Human Resource (HR) systems and practices generally referred to as High Performance Work Practices (HPWPs), (Huselid, 1995) (sometimes termed High Commitment Work Practices or High Involvement Work Practices) have attracted much research attention in past decades. Although many conceptualizations of the construct have been proposed, there is general agreement that HPWPs encompass a bundle or set of HR practices including sophisticated staffing, intensive training and development, incentive-based compensation, performance management, initiatives aimed at increasing employee participation and involvement, job safety and security, and work design (e.g. Pfeffer, 1998). It is argued that these practices either directly and indirectly influence the extent to which employees’ knowledge, skills, abilities, and other characteristics are utilized in the organization.
Research spanning nearly 20 years has provided considerable empirical evidence for relationships between HPWPs and various measures of performance including increased productivity, improved customer service, and reduced turnover (e.g. Guthrie, 2001; Belt & Giles, 2009). With the exception of a few papers (e.g., Laursen &Foss, 2003), this literature appears to lack focus on how HPWPs influence or foster more innovative-related attitudes and behaviours, extra role behaviors, and performance. This situation exists despite the vast evidence demonstrating the importance of innovation, proactivity, and creativity in its various forms to individual, group, and organizational performance outcomes.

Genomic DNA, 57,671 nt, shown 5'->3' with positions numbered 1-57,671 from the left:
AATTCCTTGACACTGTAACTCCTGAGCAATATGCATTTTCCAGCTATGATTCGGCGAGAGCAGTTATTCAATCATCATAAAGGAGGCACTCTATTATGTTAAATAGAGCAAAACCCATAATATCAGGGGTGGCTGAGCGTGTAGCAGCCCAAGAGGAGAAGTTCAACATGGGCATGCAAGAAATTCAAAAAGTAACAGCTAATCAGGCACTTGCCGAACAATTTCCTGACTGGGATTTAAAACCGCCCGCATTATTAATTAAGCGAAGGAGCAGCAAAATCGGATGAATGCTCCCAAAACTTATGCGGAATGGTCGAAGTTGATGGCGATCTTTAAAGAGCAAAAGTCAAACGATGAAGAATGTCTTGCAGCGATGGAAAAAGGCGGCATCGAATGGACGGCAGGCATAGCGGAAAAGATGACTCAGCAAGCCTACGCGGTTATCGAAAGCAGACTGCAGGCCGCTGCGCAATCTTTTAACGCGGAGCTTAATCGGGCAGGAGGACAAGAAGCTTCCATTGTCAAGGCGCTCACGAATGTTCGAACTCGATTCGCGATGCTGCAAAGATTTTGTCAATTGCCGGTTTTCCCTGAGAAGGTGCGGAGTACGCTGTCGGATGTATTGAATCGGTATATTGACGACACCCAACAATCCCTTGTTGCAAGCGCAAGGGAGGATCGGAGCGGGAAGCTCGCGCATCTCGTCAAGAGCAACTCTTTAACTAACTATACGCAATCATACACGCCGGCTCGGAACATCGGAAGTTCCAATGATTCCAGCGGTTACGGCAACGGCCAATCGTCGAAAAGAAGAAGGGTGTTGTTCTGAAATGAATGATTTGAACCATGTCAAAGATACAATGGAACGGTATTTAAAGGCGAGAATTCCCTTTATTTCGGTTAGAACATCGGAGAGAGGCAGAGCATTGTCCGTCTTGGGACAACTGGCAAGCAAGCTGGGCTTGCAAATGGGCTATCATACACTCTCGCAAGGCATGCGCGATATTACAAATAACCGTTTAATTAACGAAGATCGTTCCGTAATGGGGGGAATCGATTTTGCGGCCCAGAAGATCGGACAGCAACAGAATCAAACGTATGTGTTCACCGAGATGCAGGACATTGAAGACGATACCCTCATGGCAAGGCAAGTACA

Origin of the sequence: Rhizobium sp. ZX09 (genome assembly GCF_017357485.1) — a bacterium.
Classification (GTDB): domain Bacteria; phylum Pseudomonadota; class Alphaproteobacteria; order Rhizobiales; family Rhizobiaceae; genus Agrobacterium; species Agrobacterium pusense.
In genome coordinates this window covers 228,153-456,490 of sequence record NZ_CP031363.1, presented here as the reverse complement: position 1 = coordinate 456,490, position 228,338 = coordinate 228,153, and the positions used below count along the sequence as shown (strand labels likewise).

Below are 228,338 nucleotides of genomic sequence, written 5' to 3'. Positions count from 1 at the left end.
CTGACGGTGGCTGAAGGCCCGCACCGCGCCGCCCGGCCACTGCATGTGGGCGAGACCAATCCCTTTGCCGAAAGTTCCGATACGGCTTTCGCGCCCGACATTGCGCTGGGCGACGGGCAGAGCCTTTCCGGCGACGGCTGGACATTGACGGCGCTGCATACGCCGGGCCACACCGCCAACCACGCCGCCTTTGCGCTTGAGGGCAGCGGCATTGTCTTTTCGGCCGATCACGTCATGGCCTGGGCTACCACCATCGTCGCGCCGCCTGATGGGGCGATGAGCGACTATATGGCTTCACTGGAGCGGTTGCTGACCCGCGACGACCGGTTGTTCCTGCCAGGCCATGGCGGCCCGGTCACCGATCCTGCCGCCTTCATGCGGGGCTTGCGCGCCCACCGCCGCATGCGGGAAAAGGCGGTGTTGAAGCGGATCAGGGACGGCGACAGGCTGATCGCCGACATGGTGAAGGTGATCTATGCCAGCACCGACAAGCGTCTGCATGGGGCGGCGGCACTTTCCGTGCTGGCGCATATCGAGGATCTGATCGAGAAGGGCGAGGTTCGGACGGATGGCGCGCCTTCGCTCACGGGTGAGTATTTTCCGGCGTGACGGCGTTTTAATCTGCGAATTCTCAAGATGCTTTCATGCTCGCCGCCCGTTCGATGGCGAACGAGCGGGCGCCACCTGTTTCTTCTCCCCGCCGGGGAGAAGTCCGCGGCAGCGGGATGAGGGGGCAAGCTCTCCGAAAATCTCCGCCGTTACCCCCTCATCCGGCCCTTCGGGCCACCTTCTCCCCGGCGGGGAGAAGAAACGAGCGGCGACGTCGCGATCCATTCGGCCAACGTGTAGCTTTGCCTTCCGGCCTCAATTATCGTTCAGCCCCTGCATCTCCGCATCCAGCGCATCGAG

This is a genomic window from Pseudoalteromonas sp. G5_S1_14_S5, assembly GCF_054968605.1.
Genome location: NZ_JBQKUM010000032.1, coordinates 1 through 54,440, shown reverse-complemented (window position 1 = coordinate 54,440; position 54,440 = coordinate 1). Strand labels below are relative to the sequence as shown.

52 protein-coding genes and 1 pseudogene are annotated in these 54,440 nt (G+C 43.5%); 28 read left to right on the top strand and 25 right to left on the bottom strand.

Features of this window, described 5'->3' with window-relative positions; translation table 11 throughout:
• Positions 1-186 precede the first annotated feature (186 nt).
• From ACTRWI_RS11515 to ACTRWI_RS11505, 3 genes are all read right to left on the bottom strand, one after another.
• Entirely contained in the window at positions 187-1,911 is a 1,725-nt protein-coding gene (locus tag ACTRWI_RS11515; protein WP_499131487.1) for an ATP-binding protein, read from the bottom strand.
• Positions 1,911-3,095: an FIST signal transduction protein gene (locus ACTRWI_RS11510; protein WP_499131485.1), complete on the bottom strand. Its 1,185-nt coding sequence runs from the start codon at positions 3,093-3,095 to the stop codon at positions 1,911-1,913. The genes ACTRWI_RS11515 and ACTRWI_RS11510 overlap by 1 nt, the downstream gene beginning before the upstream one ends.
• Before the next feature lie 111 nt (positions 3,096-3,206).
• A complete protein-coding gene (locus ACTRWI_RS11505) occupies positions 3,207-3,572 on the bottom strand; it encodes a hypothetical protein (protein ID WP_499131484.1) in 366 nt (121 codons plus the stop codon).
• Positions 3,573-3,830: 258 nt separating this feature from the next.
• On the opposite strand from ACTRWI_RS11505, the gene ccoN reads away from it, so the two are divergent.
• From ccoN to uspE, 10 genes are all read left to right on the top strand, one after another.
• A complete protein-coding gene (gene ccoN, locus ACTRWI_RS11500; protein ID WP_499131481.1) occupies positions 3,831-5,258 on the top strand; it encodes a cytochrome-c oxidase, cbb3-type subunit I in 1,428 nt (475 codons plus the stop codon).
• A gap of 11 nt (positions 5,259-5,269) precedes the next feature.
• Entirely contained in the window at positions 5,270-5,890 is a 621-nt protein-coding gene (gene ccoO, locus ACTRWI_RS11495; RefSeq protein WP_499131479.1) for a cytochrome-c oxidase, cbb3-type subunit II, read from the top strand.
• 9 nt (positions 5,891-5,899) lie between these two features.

Several pertinent issues arise when considering HPWPs and their relationship to innovation and performance outcomes. At a broad level is the issue of which HPWPs are related to which innovation-related variables. Another issue not well identified in research relates to employees’ perceptions of HPWPs: does an employee actually perceive the HPWP –outcomes relationship? No matter how well HPWPs are designed, if they are not perceived and experienced by employees to be effective or worthwhile then their likely success in achieving positive outcomes is limited. At another level, research needs to consider the mechanisms through which HPWPs influence –innovation and performance. The research question here relates to what possible mediating variables are important to the success or failure of HPWPs in impacting innovative behaviours and attitudes and what are the potential process considerations?